As a result of both these things, I have lost my sense of security, which I had no idea I could even take for granted in Canada. By the way, walking outside after dark is out of the question, but when I must walk to/from the gym or work, I tend to walk at a faster pace than usual, with my hood up and avoiding all possible eye contact, but this still doesn’t deter people from verbally harassing me. I laugh to myself when I recall that UBC chose to have us stay with a family in Kibera to avoid the closed-off feeling of gated communities. But I feel as though it has done more harm to me than good. I know I shouldn’t let the bigotry of a few people affect my entire perception of Kibera, but it’s easier said than done. I feel extremely guilty when locals ask me if I wish to return (permanently) to Kenya because the truth is that I wouldn’t. When I hear my American co-workers constantly gush about what a great time they’ve had and how they would definitely return to Kenya, I can’t help but to wonder why my experience hasn’t lived up to the same level as theirs. I think if my circumstances were different, I would have a different outlook for sure. Nevertheless, I think Nairobi is a great city but the biggest flaw of my trip is that I have almost no experiences with Nairobi. I’m sad to say that my perception of Nairobi has been inaccurately influenced by Kibera.
Side note: As I was walking home from the coffee house chain (located 30 min from my flat by foot) just after I had spent a good amount of time reflecting on racism, I was victimized five times in the span of only these 30 minutes, which is a normal number. I decided to respond to three of these to see what would happen. The first instance, I turned around to my provoker, a young man, and said firmly, “What did you say to me?” while maintaining direct eye contact. He stared at me for a few seconds and walked away. The second instance was a couple talking about me in Swahili to one another. A young ambulance driver named Moses heard the exchange and told me what they were saying. Apparently, the man was telling the woman, “There is China in Kibera.” He was telling me how he would smash those people if he could because we are supposed to love one another. A little bit ironic but the thought was appreciated. But to my dismay, as he was telling me about his work as a “ghetto ambulance” driver, he was more interested in knowing if I knew any NGOs that could connect him with ambulances. I told him that I didn’t think I could help him and bid him a good evening. The last instance, I confronted a couple of young men sitting on couches in a furniture store. I told them it was very rude and asked them why they think it’s okay to say this to people. I finally got an apology but the way I received it was not how I imagined. How did it happen? One of them said to me, “So you are not a China?” and I decided to say no. By denying my identity, that was how I earned their apology. I was completely speechless.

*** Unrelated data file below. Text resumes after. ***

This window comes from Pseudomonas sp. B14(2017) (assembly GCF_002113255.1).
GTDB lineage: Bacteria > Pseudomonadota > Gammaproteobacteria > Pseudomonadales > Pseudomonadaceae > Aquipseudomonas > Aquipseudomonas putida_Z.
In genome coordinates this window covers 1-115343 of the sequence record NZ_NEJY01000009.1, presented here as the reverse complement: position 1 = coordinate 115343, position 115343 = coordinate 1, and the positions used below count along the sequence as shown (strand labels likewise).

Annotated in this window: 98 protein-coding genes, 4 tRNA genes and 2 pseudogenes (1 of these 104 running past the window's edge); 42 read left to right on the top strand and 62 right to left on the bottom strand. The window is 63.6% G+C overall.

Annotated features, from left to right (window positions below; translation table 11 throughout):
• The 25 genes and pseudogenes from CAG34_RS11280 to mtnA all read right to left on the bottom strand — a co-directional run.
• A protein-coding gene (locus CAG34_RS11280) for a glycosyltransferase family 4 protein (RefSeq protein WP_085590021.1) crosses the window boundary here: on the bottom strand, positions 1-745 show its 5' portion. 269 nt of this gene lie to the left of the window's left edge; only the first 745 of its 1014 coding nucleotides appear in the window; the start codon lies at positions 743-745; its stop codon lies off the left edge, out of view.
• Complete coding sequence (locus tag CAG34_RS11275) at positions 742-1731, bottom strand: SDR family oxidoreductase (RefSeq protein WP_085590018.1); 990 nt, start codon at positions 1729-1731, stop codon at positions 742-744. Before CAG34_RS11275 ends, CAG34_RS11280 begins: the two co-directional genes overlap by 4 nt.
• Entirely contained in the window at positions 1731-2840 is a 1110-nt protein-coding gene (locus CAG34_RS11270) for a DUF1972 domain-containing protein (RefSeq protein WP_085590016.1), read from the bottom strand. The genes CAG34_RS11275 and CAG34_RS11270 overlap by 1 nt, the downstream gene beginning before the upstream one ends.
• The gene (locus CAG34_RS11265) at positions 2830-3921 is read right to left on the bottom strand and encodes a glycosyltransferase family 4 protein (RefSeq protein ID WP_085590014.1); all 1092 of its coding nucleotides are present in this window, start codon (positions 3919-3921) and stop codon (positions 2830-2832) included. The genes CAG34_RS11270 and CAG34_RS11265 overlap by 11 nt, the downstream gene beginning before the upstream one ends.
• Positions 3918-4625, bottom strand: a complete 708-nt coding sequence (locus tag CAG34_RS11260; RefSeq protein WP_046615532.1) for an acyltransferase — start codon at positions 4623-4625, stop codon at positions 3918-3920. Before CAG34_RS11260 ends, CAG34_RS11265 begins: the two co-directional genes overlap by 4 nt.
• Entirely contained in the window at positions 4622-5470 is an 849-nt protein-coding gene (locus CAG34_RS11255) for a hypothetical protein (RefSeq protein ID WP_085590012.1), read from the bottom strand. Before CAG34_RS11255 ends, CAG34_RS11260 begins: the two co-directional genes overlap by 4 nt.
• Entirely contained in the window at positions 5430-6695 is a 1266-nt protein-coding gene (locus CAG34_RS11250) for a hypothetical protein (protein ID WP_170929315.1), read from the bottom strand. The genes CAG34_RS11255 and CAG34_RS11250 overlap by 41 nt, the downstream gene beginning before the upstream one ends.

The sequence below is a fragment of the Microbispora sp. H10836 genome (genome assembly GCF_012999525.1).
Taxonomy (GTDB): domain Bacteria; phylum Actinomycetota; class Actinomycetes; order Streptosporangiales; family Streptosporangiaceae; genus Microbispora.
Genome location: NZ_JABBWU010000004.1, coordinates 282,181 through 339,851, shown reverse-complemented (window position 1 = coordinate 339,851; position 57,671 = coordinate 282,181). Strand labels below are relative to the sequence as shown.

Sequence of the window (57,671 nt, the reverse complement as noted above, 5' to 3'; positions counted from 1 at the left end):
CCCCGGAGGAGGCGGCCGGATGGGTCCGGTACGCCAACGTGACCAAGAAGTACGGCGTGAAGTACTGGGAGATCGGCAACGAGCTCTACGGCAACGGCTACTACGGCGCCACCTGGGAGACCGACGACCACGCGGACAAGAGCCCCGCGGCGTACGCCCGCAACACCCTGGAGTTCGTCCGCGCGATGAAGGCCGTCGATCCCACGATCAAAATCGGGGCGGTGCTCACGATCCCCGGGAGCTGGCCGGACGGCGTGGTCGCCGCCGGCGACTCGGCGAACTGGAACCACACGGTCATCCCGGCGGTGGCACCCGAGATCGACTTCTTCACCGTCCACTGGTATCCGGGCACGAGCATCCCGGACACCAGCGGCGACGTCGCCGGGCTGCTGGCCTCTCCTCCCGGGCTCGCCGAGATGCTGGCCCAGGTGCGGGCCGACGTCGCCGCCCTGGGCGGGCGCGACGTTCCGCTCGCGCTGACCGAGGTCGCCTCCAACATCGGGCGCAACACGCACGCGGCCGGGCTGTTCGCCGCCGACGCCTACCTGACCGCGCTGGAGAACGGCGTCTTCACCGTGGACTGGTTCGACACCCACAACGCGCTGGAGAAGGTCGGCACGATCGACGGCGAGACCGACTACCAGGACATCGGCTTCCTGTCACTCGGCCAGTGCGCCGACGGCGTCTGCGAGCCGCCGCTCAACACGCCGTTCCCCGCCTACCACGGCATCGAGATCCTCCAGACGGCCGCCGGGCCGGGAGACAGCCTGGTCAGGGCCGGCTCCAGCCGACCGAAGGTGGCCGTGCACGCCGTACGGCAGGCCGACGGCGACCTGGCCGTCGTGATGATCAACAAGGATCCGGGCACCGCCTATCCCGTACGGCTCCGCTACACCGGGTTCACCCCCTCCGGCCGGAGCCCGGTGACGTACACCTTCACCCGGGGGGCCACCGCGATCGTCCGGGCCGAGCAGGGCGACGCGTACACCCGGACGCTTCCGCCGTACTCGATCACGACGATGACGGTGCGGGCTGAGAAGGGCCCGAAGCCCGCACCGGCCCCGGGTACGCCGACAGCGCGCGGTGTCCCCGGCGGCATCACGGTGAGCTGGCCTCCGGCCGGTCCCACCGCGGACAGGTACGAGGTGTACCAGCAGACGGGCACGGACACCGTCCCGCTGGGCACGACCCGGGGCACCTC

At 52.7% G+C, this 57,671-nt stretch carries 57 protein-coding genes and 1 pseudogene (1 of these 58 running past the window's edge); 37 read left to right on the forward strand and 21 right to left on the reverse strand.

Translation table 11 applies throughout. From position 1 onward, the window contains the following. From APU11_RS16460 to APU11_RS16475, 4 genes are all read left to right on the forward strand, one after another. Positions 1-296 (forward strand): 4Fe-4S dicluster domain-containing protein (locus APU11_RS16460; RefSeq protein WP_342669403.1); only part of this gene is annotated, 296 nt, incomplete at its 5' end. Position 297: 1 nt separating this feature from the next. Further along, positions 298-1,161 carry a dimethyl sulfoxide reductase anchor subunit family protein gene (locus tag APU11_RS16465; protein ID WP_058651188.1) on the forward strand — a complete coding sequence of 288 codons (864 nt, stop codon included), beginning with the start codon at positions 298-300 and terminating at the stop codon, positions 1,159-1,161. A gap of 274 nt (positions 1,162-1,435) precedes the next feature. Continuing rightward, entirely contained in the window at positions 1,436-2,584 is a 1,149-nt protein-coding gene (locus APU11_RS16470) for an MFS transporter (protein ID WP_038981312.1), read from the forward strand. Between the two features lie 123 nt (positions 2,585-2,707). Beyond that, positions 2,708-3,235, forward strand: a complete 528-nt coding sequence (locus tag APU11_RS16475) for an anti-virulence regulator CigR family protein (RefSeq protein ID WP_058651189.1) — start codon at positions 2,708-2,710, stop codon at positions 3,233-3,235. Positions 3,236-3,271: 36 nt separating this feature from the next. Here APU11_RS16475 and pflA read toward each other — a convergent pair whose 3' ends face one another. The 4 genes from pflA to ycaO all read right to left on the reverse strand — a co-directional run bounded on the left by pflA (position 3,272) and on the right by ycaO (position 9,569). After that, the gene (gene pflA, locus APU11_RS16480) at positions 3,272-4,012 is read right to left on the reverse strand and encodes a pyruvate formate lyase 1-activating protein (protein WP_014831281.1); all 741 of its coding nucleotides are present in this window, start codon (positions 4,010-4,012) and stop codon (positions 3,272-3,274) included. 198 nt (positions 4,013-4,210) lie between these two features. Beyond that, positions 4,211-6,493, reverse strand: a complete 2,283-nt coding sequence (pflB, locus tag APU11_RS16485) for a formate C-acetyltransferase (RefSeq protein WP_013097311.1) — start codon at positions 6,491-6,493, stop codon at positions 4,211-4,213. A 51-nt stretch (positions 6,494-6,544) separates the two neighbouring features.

Sometimes I wonder if the large amount of Chinese foreign investment in Kenya contributes to negative local stereotypes of my race. FYI, China is helping Kenya with developing infrastructure in exchange for debt. In some respect, thay could be considered a form of neo-colonialism and I suppose Kenyans (I should specify more so the less educated) come to regard us as predators.
But regardless of the reasons, I know that I will come out of this experience a stronger and better person. That’s my biggest motivator right now.